Blue and black marlins. The traditional genus Makaira, called the "marlins" by Nelson (2006; 1994), is characterized by species where the forward portion of the first dorsal fin is not as high as the body is deep. Commonly, this genus includes three species, the black marlin (M. indica), the Indo-Pacific blue marlin (M. mazara), and the Atlantic blue marlin (M. nigricans). Nelson (2006) follows Nakamura (1983) in recognizing two species of blue marlin, based on the pattern of the lateral line, with the lateral line of the Atlantic blue marlin having a reticulate pattern, and the lateral line of the Indo-Pacific blue marlin having only simple loops.
However, Collette et al. (2006) finds no molecular evidence to differentiate two species of blue marlin. Thus, some recent taxonomies only recognize one species of the blue marlin, Makaira nigricans (ITIS 2008; Collette et al. 2006). Furthermore, these taxonomies place the black marlin in a separate genus, Istiomplax as I. indica.
Striped and white marlins. In the traditional classification of Nelson (1994; 2006), the striped and white marlins are part of the genus Tetrapturus, along with four species of spearfishes. The Atlantic white marlin is T. albidus and the Indo-Pacific striped marlin is T. audax. This genus is characterized by fish where the forward portion of the first dorsal fin is about as high as the body is deep (Nelson 2006). However, Collette et al. (2006) places these two species in their own genus, Kajikia, a practice followed by ITIS (2008).
The marlin's common name is thought to derive from its notional resemblance to a sailor's marlinspike (Harper 2001). Marlin are known to be incredibly fast swimmers, reaching speeds of about 110 kilometres per hour (68 mph) (Johnson and Gill 1998; TA). The black marlin has been reliably recorded in excess of 5 meters (16 feet) in length and 670 kilograms (1,500 pounds) in weight.
As noted above, the classification of the marlins is unsettled both in terms of genera and species.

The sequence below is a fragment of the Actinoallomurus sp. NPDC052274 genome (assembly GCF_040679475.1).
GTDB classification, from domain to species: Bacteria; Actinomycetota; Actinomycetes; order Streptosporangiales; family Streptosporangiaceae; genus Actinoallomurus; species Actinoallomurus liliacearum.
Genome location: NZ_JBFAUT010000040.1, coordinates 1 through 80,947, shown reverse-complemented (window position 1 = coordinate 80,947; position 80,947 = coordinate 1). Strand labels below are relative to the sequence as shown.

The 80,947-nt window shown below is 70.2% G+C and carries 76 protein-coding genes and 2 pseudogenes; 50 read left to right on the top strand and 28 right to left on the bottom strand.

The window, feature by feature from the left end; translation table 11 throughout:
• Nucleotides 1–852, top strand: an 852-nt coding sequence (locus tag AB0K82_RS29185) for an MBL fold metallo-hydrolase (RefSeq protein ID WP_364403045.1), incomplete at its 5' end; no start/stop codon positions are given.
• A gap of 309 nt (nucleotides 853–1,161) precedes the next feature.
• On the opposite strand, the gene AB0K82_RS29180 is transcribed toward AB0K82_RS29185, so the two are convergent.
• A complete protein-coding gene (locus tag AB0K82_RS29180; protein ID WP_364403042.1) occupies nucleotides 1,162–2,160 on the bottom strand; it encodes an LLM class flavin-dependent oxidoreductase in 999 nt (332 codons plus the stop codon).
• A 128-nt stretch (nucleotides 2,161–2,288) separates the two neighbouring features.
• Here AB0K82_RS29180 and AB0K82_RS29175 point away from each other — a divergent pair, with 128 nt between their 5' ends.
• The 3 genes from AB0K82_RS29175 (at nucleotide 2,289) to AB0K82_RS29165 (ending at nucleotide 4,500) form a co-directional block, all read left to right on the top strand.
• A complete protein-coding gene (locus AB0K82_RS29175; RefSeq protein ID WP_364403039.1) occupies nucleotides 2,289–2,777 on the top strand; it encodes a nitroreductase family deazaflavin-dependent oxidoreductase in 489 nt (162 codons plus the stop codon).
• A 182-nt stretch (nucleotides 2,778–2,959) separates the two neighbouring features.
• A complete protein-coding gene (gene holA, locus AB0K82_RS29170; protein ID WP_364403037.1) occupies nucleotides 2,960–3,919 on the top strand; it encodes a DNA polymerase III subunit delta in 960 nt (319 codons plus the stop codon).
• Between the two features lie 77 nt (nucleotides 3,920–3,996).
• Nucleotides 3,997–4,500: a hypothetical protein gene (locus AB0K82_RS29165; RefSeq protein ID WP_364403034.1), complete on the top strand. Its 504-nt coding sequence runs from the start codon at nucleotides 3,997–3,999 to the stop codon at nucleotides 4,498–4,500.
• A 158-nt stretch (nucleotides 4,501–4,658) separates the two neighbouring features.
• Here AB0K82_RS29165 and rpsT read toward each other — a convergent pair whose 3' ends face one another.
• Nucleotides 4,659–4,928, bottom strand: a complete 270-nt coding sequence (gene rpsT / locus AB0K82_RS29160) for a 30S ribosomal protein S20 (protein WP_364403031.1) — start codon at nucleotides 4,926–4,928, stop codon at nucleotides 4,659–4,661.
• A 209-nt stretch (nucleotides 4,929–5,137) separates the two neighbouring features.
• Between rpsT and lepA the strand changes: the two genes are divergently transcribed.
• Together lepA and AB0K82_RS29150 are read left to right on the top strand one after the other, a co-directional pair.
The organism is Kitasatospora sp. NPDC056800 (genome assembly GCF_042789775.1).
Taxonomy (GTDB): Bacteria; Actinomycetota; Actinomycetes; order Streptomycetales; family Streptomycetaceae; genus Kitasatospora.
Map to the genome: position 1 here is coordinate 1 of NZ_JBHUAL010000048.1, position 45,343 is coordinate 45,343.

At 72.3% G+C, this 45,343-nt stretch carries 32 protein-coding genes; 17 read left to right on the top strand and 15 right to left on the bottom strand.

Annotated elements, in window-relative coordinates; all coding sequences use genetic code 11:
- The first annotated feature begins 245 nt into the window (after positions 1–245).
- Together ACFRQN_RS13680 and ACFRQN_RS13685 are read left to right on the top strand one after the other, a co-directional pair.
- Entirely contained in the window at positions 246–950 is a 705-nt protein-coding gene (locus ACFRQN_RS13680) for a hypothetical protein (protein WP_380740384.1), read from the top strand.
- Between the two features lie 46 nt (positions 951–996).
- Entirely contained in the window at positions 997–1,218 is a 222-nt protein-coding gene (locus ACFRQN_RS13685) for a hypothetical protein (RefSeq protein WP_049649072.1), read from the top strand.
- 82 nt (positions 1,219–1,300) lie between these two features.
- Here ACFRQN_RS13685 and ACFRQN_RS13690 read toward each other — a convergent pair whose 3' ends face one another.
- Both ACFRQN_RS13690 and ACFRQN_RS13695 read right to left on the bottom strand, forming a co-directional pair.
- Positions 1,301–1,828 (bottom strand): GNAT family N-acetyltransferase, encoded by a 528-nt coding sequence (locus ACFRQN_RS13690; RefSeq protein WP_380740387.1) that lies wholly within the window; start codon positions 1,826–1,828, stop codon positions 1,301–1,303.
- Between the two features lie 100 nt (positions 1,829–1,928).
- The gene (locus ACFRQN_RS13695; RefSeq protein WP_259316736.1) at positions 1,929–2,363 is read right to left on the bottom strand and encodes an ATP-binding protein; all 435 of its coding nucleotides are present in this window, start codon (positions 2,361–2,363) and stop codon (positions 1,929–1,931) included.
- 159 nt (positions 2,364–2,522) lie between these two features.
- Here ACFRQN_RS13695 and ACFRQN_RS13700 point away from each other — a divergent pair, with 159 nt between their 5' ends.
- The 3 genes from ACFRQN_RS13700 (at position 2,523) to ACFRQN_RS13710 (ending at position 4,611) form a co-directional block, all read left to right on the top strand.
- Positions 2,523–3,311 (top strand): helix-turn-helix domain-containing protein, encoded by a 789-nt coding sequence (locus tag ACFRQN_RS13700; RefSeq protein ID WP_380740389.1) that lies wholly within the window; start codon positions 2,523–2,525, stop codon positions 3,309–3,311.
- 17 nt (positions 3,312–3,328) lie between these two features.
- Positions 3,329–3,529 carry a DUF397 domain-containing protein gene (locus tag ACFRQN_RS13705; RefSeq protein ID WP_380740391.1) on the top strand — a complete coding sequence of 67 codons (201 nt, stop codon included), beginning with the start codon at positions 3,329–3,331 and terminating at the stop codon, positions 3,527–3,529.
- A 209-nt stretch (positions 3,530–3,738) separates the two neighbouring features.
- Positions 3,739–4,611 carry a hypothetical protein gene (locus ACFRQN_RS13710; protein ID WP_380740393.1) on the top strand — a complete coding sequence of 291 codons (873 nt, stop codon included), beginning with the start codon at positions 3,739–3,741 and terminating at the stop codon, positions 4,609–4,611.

The following is the traditional classification of the marlins following Nelson (1994, 2006):
- Genus Makaira
- Makaira indica-Black marlin
- Makaira mazara-Indo-Pacific blue marlin
- Makaira nigricans-Atlantic blue marlin
- Genus Tetrapturus
- Tetrapturus albidus-Atlantic white marlin
- Tetrapturus audax-Indo-Pacific striped marlin
- Tetrapturus angustirostris-Shortbill spearfish
- Tetrapturus belone-Mediterranean spearfish
- Tetrapturus georgii-Roundscale spearfish
- Tetrapturus pfluegeri-Longbill spearfish
The following classification follows Collette et al. (2006) and ITIS (2008):
- Genus Istiompax (Whitley, 1931)
- Istiompax indica-Black marlin
- Genus Makaira (Lacepède, 1802)
- Makaira nigricans-Blue marlin
- Genus Kajikia (Hirasaka and Nakamura, 1947)
- Kajikia albida-Atlantic white marlin
- Kajikia audax-Indo-Pacific striped marlin
- Agbayani, E. 2004. Istiophoridae. In R. Rroese and D. Pauly, FishBase. Retrieved December 27, 2008.
- Block, B. A., J. R. Finnerty, A. F. R. Stewart, and J. Kidd. 1993. Evolution of endothermy in fish: Mapping physiological traits on a molecular phylogeny. Science 260: 210-214.
- Collette, B. B., J. R. McDowell, and J. E. Graves. 2006. Phylogeny of recent billfishes (Xiphioidei). Bulletin of Marine Science 79(3): 455-468. Retrieved December 27, 2008.
- Harper, D. 2001. Marlin. Online Etymological Dictionary. Retrieved December 28, 2008.
- Hebrank, J. H., M. R. Hebrank, J. H. Long, B. A. Block, and S. A. Wainwright. 1990. //jeb.biologists.org/cgi/reprint/148/1/449.pdf Backbone mechanics of the blue marlin Makaira nigricans (Pisces, Istiophoridae). J. Exp. Biol 148: 449-459. Retrieved December 27, 2008.
- Integrated Taxonomic Information System (ITIS). 2008. Istiophoridae ITIS Taxonomic Serial No.: 172486. Retrieved December 27, 2008.
- Johnson, G. D., and A. C. Gill. 1998. Marlin. Pages 190-191 in J. R. Paxton, and W. N. Eschmeyer, Encyclopedia of Fishes. San Diego, CA: Academic Press. ISBN 0125476655.
- Nakamura, I. 1983. Systematics of the billfishes (Xiphiidae and Istiophoridae). Publ. Seto Mar Biol Lab 28: 255-396.
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- Travel Almanac (TA). n.d. Top 10 List: The fastest fish in the World. Travel Almanac. Retrieved December 28, 2008.